Category Archive : Digital Marketing

Marketing a healthcare business is hard! The Healthcare Industry is a unique field because while dealing with the very sensitive nature of treating your patients, which often makes you scared, vulnerable or confused, you also work in a very scientific and cutting edge industry where treatments, constantly evolving tools and systems. Healthcare providers today rarely get caught up in new health marketing strategy and sales processes or respond to technological advances.

The healthcare marketing landscape has changed dramatically in the last decade with the rise of technology tools, social media, and digital devices. A recent Socialnomics article quotes Tricia Wilkerson, Senior Marketing Specialist at Conifer Health Solutions, on the state of B2B marketing in the healthcare industry: “Healthcare is notoriously behind other industries when responding to advances in technology and audience expectations, so it remains important for marketers to drive the industry forward with smart trend adoption.”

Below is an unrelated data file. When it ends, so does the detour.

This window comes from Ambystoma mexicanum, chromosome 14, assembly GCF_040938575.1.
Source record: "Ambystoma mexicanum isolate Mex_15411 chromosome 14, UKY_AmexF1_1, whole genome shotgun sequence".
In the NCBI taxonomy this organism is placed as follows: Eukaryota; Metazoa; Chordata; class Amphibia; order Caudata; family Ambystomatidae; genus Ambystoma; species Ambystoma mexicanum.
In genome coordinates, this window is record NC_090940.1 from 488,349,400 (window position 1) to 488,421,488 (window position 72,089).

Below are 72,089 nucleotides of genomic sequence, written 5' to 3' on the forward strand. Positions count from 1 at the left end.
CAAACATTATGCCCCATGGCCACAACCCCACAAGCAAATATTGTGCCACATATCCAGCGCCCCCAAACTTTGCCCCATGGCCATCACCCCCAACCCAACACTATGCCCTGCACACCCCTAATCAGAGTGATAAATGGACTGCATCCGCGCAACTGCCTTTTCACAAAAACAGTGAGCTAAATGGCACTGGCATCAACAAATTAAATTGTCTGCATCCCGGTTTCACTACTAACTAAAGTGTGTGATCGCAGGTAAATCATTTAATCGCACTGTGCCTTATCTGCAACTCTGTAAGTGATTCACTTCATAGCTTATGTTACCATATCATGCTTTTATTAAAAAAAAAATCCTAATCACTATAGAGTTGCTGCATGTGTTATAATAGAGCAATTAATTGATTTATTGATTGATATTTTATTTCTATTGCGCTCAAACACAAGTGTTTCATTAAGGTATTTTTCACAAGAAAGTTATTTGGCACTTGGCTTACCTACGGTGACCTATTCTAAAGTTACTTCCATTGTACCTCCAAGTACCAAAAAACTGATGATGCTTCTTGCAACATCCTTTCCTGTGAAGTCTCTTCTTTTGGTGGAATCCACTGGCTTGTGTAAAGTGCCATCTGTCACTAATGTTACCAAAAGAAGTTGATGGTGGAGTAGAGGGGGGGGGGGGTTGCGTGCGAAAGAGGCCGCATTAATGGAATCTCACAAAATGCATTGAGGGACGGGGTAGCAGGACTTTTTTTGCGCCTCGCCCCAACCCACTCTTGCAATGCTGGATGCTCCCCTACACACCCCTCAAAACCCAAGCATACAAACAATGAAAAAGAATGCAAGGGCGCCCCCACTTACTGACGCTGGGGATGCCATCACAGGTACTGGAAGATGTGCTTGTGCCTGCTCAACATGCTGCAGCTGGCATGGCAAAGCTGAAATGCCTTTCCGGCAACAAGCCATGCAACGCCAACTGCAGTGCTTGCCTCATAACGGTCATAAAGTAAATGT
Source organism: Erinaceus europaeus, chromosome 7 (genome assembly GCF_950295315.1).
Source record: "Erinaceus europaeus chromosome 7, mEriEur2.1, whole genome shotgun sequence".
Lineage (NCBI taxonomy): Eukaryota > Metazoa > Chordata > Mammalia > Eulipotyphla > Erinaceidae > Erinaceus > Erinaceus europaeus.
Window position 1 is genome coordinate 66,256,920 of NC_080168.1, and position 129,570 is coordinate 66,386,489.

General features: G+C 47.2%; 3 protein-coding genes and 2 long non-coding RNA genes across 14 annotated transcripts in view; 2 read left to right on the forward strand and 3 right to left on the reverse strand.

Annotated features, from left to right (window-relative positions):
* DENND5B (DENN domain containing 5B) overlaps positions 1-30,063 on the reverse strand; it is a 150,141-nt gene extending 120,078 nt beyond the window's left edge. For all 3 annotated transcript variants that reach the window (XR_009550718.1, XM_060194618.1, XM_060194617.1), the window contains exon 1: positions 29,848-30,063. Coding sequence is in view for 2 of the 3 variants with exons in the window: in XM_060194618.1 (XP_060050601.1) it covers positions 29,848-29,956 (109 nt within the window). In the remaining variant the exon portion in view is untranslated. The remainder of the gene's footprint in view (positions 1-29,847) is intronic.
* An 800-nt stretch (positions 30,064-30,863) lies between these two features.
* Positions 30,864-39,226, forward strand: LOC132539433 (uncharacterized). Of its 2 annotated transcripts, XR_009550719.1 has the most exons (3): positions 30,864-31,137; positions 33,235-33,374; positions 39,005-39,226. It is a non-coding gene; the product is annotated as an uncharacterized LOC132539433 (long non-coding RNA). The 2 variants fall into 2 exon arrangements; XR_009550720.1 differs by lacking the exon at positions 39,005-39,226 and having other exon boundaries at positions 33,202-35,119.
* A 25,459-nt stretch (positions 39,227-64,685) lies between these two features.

Here are some important statistics to keep in mind as you start planning your marketing strategy:

• As of 2016, there were more than 326 million people in the US, each one with their own personality and each one of them a potential patient.

• 52% of smartphone users collect health-related data from a smartphone.

• 91% of adults have their smartphone within arm’s reach 24/7.

• According to recent data from Facebook, the number one most requested recommendation is a doctor or health care provider.

• There are 8.2 billion views of health-related videos on YouTube.

As in many B2B industries, long sales cycles can mean that change comes slowly to marketing strategy. So to make it a little easier for you, here are some essential truths we’ve discovered about healthcare marketing. Here are the three healthcare marketing secrets and how they can rejuvenate your business:

#1 Research and define your ideal clients

When you’re trying to reach a particular audience, your success depends on how deeply you can guide them. Focusing on a certain market segment to generate and attract leads will not only help you polish your marketing, but will also ensure that the customer association you gain from your sales and marketing operations has a better success rate.

How to reach your target audience in the healthcare industry?

If you’re looking to improve your healthcare marketing, you may have realized that not every message will suit every audience. Partnering with an experienced healthcare marketer is always a smart move. Before you do anything else, you need to consider your audience: